We concluded last week’s reflection with a story familiar to many of you, called The Gift. I’ll repeat it here and add a brief comment
In one seat a wispy old man sat holding a bunch of fresh flowers. Across the aisle was a young woman whose eyes came back again and again to the man’s flowers. The time came for the old man to get off. Impulsively he handed the flowers to the young woman,. “I can see you love the flowers,” he explained, “and I think my wife would like for you to have them. I’ll tell her I gave them to you.” She accepted the flowers, then watched the old man get off the bus and walk through the gate of a small cemetery.
The story focuses on two generations, the old man and the young woman, and the relationship between them. The key image in the story is that of flowers. Flowers are beautiful, but short-lived, and are often given as a gift expressive of love, as is the case in this story.
Flowers express the beauty of life. Over and above fruits and vegetables which are necessary to stay alive, to survive, flowers express the something more of life, its value and meaning. A world without the colour and beauty of flowers would be like a world without music or art or story. These help us not only to stay alive but to live gratefully. Beyond being alive they help us to come alive and to be more fully alive. We need not simply to be alive but to come alive and to be fully alive.
Flowers also express the brevity of life, despite its beauty, since they bloom and fade, but are renewed again in the spring. They reflect the cycle of the seasons of life, the winters and springs of our life as well, as we have mentioned in the story of Demeter and Persephone. This theme is also reflected in the lyrics of the song, The Rose. “When the night has been too lonely/ And the road has been too long/ And you think that love is only/ For the lucky and the strong/ Just remember in the winter/ Far beneath the bitter snows/ Lies the seed that with the sun’s love/In the spring becomes the rose.”
Flowers also express love. They are intended as a gift from the heart to the heart. The old man gives to the young woman the flowers that he had originally intended to give to his wife, and expresses that this would be her wish as well. The “heart” of the story is precisely the transfer, so to speak, of the love of the man for his wife to the young woman, the next generation. The love of the man for his wife is not frozen or stuck by her death. Rather, he has allowed that love to continue to “bloom” by passing it on to another generation. The love he has shared with his wife, and her wish as well, is not to stop with her death, but to continue to be shared.
The story reflects the conviction of Erich Fromm, that love is not merely a bond with one person, but an underlying attitude and character development of the whole person. It is a matter of the kind of person we are, and of our underlying capacity to love, which we bring into any particular situation. It implies being in touch with our own sacred worth and thereby able to see and respond to that worth in others. Of course, the degree of connection, contact, and intimacy will vary from situations of close friendship to occasional encounters with a cashier at a store. Yet the recognition and respect of their personhood would be present in every situation, granted this is a difficult and only gradually and incompletely realized challenge.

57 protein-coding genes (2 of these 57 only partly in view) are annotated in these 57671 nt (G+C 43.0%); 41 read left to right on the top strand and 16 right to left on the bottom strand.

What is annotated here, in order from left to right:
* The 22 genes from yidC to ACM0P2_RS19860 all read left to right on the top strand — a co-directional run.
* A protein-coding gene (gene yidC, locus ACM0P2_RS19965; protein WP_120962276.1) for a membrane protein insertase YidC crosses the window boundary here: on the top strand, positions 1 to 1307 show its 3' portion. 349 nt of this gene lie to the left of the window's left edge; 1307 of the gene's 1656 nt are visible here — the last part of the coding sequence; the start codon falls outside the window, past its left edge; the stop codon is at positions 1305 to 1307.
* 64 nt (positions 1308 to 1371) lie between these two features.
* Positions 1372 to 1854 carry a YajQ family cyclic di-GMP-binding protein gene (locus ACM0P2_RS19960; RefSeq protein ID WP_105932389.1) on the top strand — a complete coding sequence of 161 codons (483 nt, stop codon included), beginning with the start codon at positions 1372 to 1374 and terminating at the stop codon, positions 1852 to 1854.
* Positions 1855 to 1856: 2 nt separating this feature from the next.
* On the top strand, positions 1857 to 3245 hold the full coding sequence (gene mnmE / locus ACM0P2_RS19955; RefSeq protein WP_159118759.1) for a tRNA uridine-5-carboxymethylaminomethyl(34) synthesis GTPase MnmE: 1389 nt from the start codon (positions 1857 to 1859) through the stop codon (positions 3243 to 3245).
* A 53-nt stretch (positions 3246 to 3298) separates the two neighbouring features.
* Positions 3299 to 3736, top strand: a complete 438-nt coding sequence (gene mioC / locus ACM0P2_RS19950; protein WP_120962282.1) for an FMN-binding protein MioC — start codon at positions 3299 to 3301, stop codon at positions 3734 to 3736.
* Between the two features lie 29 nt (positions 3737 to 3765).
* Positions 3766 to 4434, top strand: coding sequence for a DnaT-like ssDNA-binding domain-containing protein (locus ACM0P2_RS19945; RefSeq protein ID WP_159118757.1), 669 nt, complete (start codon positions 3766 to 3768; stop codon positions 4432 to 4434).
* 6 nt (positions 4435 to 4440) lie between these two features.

This evolving process is portrayed beautifully in the story of The Secret Garden. In this story, a young girl, Mary Lennox, is orphaned and comes to live with her uncle, Archie who had lost his wife, Lily, some years previously. In his grief, his heart is closed and locked, reflected in the sickness and seeming paralysis of his son, Colin. The whole situation is expressed in the image of the physical or outer garden which has been closed and locked since Lily’s death. Archie has locked both the outer garden, and his own inner garden, the garden of his heart. As the story unfolds, both gardens are gradually opened again, and the love of Archie for his wife awakens and flowers again in his love for his son, Colin and his niece, Mary.
The story suggests that, despite, through, and beyond unbearably difficult losses, it is important for all of us to struggle to keep open or to re-open, to cultivate, and to share with one another, the secret garden of our own hearts.
In this vein, the 13th century Persian poet, Rumi, writes: “Grief can be the garden of compassion. If you keep your heart open through everything, your pain can become your greatest ally in your life’s search for love and wisdom.”
Contemporary Buddhist meditation teacher and writer, Sharon Salzberg writes in Real Change. of what she calls equanimity. “Equanimity means being with pain and pleasure, joy and sorrow, in such a way that ouyr hearts are fully open and whole, intact. … Equanimity can be described as the voice of wisdom, beoimng open to everything, able to hold everything. Its essence is complete presence.“
Like the words of Rumi and Salburg, The Secret Garden suggests, in story form, that if we pass through the sufferings, betrayals, and deaths, that are part of life, and into the secret garden of our heart, we will discover the seeds of new life that flourish in wisdom and love, and move towards a fuller and richer meaning, one that finds expression in an ever expanding outreach in justice and compassion.
May the joy and sorrow of your life heal, open, and expand the secret garden of your heart, so that you sense more deeply your own sacredness and that of all that is, however hidden; and may it flower in a wisdom and compassion that gives meaning to your own life and enriches those whose lives you touch,
Remembering my brother, Mike, who died November 19, 1972
Norman King, November 21, 2021